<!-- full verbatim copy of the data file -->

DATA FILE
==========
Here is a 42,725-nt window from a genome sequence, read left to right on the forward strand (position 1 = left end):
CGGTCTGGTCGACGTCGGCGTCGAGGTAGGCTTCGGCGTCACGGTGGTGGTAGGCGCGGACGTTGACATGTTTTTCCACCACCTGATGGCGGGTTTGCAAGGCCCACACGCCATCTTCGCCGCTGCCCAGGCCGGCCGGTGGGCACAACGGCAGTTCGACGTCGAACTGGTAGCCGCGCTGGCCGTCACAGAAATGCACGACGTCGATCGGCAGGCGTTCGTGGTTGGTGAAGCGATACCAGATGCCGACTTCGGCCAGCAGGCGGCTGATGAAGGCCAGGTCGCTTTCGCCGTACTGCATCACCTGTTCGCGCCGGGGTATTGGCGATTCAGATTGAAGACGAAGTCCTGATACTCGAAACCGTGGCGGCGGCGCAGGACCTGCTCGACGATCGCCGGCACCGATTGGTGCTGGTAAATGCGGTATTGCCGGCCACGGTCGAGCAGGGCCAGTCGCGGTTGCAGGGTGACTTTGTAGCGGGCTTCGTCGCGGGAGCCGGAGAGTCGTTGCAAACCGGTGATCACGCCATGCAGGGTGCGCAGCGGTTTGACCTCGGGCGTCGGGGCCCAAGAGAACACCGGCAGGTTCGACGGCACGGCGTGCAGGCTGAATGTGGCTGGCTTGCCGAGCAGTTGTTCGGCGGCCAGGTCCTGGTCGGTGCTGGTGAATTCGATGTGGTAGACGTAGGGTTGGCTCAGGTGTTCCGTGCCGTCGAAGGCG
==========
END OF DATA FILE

Here is a 42,725-nt window from a genome sequence, read left to right on the forward strand (position 1 = left end):
CGGTCTGGTCGACGTCGGCGTCGAGGTAGGCTTCGGCGTCACGGTGGTGGTAGGCGCGGACGTTGACATGTTTTTCCACCACCTGATGGCGGGTTTGCAAGGCCCACACGCCATCTTCGCCGCTGCCCAGGCCGGCCGGTGGGCACAACGGCAGTTCGACGTCGAACTGGTAGCCGCGCTGGCCGTCACAGAAATGCACGACGTCGATCGGCAGGCGTTCGTGGTTGGTGAAGCGATACCAGATGCCGACTTCGGCCAGCAGGCGGCTGATGAAGGCCAGGTCGCTTTCGCCGTACTGCATCACCTGTTCGCGCCGGGGTATTGGCGATTCAGATTGAAGACGAAGTCCTGATACTCGAAACCGTGGCGGCGGCGCAGGACCTGCTCGACGATCGCCGGCACCGATTGGTGCTGGTAAATGCGGTATTGCCGGCCACGGTCGAGCAGGGCCAGTCGCGGTTGCAGGGTGACTTTGTAGCGGGCTTCGTCGCGGGAGCCGGAGAGTCGTTGCAAACCGGTGATCACGCCATGCAGGGTGCGCAGCGGTTTGACCTCGGGCGTCGGGGCCCAAGAGAACACCGGCAGGTTCGACGGCACGGCGTGCAGGCTGAATGTGGCTGGCTTGCCGAGCAGTTGTTCGGCGGCCAGGTCCTGGTCGGTGCTGGTGAATTCGATGTGGTAGACGTAGGGTTGGCTCAGGTGTTCCGTGCCGTCGAAGGCG